On Sunday the Inquirer editorial pointed out that Americans are not only keenly interested in their upcoming presidential election, but have been for some time -far earlier than usual. The editorial says this is due to Americans eagerly looking forward to regime change.
The 2010 presidential race has also begun, for us, rather early, which also points to the public heartily looking forward to installing the next administration in office -and giving thought to the various candidates presenting themselves even at this early stage. This is born out by the (admittedly unscientific) observation made by some bloggers and media people I’ve talked to, who’ve noticed that anything to do with the potential candidates for 2010 gets a large, and highly critical, readership.
Amando Doronila does not make the above point, but makes a different one that’s difficult to contradict:
Truly, 2010 heralds the closure of the turbulent EDSA-driven eras, defined by extra-electoral political change, and the beginning and the normalization of electoral politics now under the specter of military coups or withdrawal of support for sitting civilian governments.
This epochal shift gives us the opportunity to make a leadership change that offers this time a wide range of choices.
It is the advent of a younger generation in 2010 that makes the next election a qualitative change from the previous leadership handovers.
We will be electing in 2010 a new set of leaders who will take power with electoral mandates unblemished by the irregularity of an extra-electoral method of change represented by EDSA I and EDSA II, both marked by military interventions.
Year 2010, therefore, will mark a return to normal election processes as a mechanism of political change. This is what makes it a hopeful transition, although the relatively large field of choices does not ensure the emergence of an honest, efficient and results-oriented administration.
I suspect, though, that what we will find is really a two or at most, three person race, as both the politicians and the public narrow their choices and, who knows, actively seek a truly majority president for once, after a string of post-Edsa minority presidents.
Mon Casiple, in his blog, dissects the options that confront both the President and the opposition this year. In terms of the administration, he boils down the options available to three:
For the people in the GMA administration, the logical first choice will have have to be an extension of her stay in power–by a constitutional change allowing the president a second term or a change to either a parliamentary system or a federal state (which would require a transition provision). This is not possible at this time without a prior effort to dislocate the opponents of a GMA constitutional change–a scenario requiring massive political and electoral manipulation as well as ensuring an undisputed control of the armed forces.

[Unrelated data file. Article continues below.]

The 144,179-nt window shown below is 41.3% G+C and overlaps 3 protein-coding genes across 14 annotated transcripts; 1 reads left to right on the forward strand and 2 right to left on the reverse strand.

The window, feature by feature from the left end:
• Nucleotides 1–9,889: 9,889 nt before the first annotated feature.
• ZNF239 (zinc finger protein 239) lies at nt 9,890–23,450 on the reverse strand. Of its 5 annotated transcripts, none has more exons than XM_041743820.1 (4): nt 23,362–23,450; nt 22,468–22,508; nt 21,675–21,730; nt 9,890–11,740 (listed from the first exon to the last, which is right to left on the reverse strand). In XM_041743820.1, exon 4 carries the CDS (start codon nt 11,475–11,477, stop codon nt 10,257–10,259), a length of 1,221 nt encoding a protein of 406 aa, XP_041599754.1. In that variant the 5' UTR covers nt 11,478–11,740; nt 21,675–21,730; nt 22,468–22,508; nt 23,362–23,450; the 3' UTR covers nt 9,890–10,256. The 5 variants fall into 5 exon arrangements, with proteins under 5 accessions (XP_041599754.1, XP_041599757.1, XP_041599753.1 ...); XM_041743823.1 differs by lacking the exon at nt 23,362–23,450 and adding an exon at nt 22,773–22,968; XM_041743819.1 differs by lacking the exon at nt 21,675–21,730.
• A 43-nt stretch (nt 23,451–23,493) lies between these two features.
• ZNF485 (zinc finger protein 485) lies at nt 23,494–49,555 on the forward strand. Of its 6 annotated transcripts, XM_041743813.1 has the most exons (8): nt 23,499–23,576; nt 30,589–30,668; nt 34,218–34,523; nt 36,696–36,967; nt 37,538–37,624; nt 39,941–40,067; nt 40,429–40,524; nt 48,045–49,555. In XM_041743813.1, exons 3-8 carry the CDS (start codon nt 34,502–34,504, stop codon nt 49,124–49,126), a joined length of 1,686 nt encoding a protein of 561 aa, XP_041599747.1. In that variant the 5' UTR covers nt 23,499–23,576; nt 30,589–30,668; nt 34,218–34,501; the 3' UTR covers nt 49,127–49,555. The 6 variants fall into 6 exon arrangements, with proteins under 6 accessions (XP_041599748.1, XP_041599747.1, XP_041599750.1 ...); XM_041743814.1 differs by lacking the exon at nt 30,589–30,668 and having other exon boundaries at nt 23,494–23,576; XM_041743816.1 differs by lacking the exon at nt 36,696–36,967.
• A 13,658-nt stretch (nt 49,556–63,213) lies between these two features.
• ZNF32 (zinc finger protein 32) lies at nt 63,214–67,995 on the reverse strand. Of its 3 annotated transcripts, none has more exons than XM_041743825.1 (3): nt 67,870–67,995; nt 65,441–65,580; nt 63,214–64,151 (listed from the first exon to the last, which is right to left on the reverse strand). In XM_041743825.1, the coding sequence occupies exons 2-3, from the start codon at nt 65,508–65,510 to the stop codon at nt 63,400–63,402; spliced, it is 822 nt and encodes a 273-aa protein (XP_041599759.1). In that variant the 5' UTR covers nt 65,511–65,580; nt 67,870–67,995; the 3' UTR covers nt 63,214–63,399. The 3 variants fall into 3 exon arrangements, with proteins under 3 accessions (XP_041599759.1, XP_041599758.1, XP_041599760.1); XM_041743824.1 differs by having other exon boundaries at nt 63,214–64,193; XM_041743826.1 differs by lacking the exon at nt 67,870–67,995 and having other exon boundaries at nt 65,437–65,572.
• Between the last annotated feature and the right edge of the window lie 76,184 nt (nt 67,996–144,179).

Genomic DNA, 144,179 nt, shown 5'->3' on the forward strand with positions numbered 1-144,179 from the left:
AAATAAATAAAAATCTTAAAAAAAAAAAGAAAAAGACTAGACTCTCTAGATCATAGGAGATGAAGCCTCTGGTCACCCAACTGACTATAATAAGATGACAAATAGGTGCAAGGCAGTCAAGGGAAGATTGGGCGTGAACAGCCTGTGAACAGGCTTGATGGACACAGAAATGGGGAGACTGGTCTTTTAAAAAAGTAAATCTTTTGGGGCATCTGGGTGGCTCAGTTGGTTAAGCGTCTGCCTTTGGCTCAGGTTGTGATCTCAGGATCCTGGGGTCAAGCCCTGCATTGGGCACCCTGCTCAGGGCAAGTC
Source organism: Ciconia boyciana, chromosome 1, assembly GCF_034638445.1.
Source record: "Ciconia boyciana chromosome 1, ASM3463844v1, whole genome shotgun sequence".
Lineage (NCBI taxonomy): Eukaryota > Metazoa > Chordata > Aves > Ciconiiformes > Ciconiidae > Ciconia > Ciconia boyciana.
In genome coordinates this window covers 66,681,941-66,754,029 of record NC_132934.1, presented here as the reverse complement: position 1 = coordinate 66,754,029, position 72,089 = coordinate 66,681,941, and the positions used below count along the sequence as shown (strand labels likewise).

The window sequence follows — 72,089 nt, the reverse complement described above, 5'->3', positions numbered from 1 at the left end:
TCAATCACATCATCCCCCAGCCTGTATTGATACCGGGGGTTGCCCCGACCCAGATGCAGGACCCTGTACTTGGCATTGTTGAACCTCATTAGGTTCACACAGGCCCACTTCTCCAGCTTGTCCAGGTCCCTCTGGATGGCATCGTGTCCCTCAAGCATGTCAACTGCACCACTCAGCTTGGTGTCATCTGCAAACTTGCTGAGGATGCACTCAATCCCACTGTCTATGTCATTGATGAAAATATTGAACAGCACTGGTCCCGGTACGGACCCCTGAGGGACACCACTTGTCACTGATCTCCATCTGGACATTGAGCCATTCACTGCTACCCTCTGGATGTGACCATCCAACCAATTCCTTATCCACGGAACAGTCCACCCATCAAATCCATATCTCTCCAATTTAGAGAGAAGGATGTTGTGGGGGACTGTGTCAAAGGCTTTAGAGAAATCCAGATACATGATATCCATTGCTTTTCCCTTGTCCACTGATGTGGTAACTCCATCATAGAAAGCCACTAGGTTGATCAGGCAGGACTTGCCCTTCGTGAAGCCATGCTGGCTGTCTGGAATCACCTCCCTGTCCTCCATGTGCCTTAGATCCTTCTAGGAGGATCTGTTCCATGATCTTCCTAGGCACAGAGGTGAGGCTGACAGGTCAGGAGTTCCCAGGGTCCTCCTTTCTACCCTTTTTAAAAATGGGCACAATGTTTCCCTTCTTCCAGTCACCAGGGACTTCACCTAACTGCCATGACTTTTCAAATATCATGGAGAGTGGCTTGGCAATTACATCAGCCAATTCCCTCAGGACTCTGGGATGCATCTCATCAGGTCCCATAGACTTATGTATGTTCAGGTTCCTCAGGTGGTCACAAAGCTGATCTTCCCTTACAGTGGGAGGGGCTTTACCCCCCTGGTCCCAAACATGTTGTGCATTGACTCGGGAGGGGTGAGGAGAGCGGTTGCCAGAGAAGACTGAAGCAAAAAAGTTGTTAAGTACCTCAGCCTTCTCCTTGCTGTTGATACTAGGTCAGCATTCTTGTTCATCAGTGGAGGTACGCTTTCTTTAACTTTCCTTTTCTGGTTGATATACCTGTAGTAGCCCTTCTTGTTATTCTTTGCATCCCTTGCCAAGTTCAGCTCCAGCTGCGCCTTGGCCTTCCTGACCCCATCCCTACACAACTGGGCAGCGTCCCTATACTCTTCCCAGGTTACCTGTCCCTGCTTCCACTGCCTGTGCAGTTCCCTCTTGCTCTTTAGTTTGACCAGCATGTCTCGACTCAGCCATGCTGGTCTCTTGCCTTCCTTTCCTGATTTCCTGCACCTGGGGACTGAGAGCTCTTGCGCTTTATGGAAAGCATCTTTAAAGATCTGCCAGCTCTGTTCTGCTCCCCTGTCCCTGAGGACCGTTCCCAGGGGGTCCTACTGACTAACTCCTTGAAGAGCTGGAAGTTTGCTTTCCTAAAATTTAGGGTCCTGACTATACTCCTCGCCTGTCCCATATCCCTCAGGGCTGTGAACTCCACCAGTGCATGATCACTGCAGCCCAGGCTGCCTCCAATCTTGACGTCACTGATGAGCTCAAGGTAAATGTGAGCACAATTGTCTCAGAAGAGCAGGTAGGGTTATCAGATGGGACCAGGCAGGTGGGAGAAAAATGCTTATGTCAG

A second choice is the building of a viable presidential candidate without the negative association with GMA in time for the 2010 elections. As in the first choice, this will maintain the ruling coalition but necessitates an early distancing from GMA or–more difficult–the positive upturn of GMA’s popularity.
A variation of this that benefits Vice-President Noli de Castro is an early retirement for GMA that would put him in the presidential chair to push forward the ruling coalition’s eventual candidate. However, it is a given that whoever this candidate will be, he or she will be campaigning with a huge millstone around his or her neck because of the present administration’s unpopularity, especially if GMA is still around in 2010.
Failure to make the above choices will effectively dissolve the ruling coalition and create a free-for-all where the strong presidentiables raid the ranks of the coalition to augment their own electoral coalitions. This will be evident in the incoming year as serious contenders make their moves to create the critical mass for their candidacies.
In terms of the opposition, Casiple lays out the main challenges, chief of which is the one that Doronila (see his piece above) credits Estrada with setting out to do: consolidate its forces (see Fr. Joaquin Bernas, SJ, however, for his views on past presidents being permanently disqualified from running for the presidency again):
The momentary issue for the opposition (or for presidential hopefuls within the ruling coalition) is the possibility of a GMA endrun for a continued stay in power through a constitutional change. This possibility, though more remote than before, has to be laid to rest before the real battle for 2010 commences. 2008 therefore will lay the ground (or set the terms) for 2010.
In a situation where the president steps down or is passive in the 2010 presidential elections, the opposition–and the ruling coalition–will fragment and their component forces will go their own way to form new coalitions behind the presidentiables. The opposition as such will become irrelevant and the GMA factor will be a non-issue, except as another campaign issue against former administration candidates.
On the other hand, if the president continues on to 2010 or actively intervenes in the 2010 elections, then the main issue of the elections will be her administration’s legitimacy and record. The opposition, in this situation, needs to unite to ensure victory against the vast resources and machinery of the administration. Failure to do so will divide the protest vote and effectively jeopardize the chances of all opposition candidates.
The opposition (or the presidentiables from their ranks) will have its work cut out in 2008. A critical mass has to be formed behind one presidentiable capable of getting out the winning votes. The operative word here–crass though it may be to political reformers–is ADDITION.
A shrewd political observer I talked to over the weekend distilled both points into three broad questions which will determine things, politically, this year: